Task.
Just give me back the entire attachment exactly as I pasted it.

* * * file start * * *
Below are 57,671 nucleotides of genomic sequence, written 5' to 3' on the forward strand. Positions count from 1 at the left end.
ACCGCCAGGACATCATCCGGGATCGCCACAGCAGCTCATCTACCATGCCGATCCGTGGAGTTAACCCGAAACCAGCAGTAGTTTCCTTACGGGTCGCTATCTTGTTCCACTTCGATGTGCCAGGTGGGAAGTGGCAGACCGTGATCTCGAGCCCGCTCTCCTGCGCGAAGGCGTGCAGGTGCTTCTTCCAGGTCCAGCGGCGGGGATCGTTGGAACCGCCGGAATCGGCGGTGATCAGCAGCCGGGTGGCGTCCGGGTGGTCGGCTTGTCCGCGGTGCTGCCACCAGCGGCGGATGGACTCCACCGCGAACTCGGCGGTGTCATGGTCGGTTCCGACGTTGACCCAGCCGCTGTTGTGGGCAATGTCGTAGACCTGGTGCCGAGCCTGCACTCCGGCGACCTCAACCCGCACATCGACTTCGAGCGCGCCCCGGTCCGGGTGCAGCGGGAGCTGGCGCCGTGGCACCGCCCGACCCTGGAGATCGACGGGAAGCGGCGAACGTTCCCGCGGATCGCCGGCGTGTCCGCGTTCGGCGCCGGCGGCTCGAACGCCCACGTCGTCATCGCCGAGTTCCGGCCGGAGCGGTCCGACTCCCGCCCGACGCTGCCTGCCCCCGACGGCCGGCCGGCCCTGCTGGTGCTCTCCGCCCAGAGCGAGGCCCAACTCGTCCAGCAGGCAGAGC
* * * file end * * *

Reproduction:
Below are 57,671 nucleotides of genomic sequence, written 5' to 3' on the forward strand. Positions count from 1 at the left end.
ACCGCCAGGACATCATCCGGGATCGCCACAGCAGCTCATCTACCATGCCGATCCGTGGAGTTAACCCGAAACCAGCAGTAGTTTCCTTACGGGTCGCTATCTTGTTCCACTTCGATGTGCCAGGTGGGAAGTGGCAGACCGTGATCTCGAGCCCGCTCTCCTGCGCGAAGGCGTGCAGGTGCTTCTTCCAGGTCCAGCGGCGGGGATCGTTGGAACCGCCGGAATCGGCGGTGATCAGCAGCCGGGTGGCGTCCGGGTGGTCGGCTTGTCCGCGGTGCTGCCACCAGCGGCGGATGGACTCCACCGCGAACTCGGCGGTGTCATGGTCGGTTCCGACGTTGACCCAGCCGCTGTTGTGGGCAATGTCGTAGACCTGGTGCCGAGCCTGCACTCCGGCGACCTCAACCCGCACATCGACTTCGAGCGCGCCCCGGTCCGGGTGCAGCGGGAGCTGGCGCCGTGGCACCGCCCGACCCTGGAGATCGACGGGAAGCGGCGAACGTTCCCGCGGATCGCCGGCGTGTCCGCGTTCGGCGCCGGCGGCTCGAACGCCCACGTCGTCATCGCCGAGTTCCGGCCGGAGCGGTCCGACTCCCGCCCGACGCTGCCTGCCCCCGACGGCCGGCCGGCCCTGCTGGTGCTCTCCGCCCAGAGCGAGGCCCAACTCGTCCAGCAGGCAGAGC